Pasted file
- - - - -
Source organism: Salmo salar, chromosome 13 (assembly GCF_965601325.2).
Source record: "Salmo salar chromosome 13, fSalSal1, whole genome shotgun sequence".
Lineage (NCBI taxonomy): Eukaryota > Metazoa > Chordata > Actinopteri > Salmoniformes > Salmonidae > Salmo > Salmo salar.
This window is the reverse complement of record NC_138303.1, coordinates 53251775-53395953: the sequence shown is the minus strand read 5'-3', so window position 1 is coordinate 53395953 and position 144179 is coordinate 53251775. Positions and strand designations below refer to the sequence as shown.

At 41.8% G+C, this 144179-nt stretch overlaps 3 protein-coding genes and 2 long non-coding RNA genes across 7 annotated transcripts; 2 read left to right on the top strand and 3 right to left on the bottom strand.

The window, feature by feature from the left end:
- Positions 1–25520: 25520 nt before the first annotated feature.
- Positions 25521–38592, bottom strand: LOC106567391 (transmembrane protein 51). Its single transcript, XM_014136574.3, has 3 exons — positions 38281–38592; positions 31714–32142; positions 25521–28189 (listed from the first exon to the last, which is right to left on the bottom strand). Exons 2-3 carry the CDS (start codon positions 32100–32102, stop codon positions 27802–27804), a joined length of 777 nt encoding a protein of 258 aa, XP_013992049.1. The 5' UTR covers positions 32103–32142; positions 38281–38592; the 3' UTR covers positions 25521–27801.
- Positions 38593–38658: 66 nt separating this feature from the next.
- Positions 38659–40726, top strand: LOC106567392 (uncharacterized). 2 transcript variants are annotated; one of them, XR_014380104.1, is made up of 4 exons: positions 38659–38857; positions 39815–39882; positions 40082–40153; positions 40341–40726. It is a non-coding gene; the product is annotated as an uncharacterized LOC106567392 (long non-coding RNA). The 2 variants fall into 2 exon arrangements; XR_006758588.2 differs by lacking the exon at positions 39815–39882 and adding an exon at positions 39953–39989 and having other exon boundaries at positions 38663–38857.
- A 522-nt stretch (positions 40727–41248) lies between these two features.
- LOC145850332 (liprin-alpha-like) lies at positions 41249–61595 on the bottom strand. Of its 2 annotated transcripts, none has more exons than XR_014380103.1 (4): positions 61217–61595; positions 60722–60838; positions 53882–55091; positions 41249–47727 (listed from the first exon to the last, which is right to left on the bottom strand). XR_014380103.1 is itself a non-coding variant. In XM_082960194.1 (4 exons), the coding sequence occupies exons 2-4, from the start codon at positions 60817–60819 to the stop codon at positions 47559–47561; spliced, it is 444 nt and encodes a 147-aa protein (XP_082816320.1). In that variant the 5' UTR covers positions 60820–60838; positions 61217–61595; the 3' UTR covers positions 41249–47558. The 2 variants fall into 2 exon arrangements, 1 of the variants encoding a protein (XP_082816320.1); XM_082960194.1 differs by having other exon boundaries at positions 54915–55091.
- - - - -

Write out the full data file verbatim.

Source organism: Salmo salar, chromosome 13 (assembly GCF_965601325.2).
Source record: "Salmo salar chromosome 13, fSalSal1, whole genome shotgun sequence".
Lineage (NCBI taxonomy): Eukaryota > Metazoa > Chordata > Actinopteri > Salmoniformes > Salmonidae > Salmo > Salmo salar.
This window is the reverse complement of record NC_138303.1, coordinates 53251775-53395953: the sequence shown is the minus strand read 5'-3', so window position 1 is coordinate 53395953 and position 144179 is coordinate 53251775. Positions and strand designations below refer to the sequence as shown.

At 41.8% G+C, this 144179-nt stretch overlaps 3 protein-coding genes and 2 long non-coding RNA genes across 7 annotated transcripts; 2 read left to right on the top strand and 3 right to left on the bottom strand.

The window, feature by feature from the left end:
- Positions 1–25520: 25520 nt before the first annotated feature.
- Positions 25521–38592, bottom strand: LOC106567391 (transmembrane protein 51). Its single transcript, XM_014136574.3, has 3 exons — positions 38281–38592; positions 31714–32142; positions 25521–28189 (listed from the first exon to the last, which is right to left on the bottom strand). Exons 2-3 carry the CDS (start codon positions 32100–32102, stop codon positions 27802–27804), a joined length of 777 nt encoding a protein of 258 aa, XP_013992049.1. The 5' UTR covers positions 32103–32142; positions 38281–38592; the 3' UTR covers positions 25521–27801.
- Positions 38593–38658: 66 nt separating this feature from the next.
- Positions 38659–40726, top strand: LOC106567392 (uncharacterized). 2 transcript variants are annotated; one of them, XR_014380104.1, is made up of 4 exons: positions 38659–38857; positions 39815–39882; positions 40082–40153; positions 40341–40726. It is a non-coding gene; the product is annotated as an uncharacterized LOC106567392 (long non-coding RNA). The 2 variants fall into 2 exon arrangements; XR_006758588.2 differs by lacking the exon at positions 39815–39882 and adding an exon at positions 39953–39989 and having other exon boundaries at positions 38663–38857.
- A 522-nt stretch (positions 40727–41248) lies between these two features.
- LOC145850332 (liprin-alpha-like) lies at positions 41249–61595 on the bottom strand. Of its 2 annotated transcripts, none has more exons than XR_014380103.1 (4): positions 61217–61595; positions 60722–60838; positions 53882–55091; positions 41249–47727 (listed from the first exon to the last, which is right to left on the bottom strand). XR_014380103.1 is itself a non-coding variant. In XM_082960194.1 (4 exons), the coding sequence occupies exons 2-4, from the start codon at positions 60817–60819 to the stop codon at positions 47559–47561; spliced, it is 444 nt and encodes a 147-aa protein (XP_082816320.1). In that variant the 5' UTR covers positions 60820–60838; positions 61217–61595; the 3' UTR covers positions 41249–47558. The 2 variants fall into 2 exon arrangements, 1 of the variants encoding a protein (XP_082816320.1); XM_082960194.1 differs by having other exon boundaries at positions 54915–55091.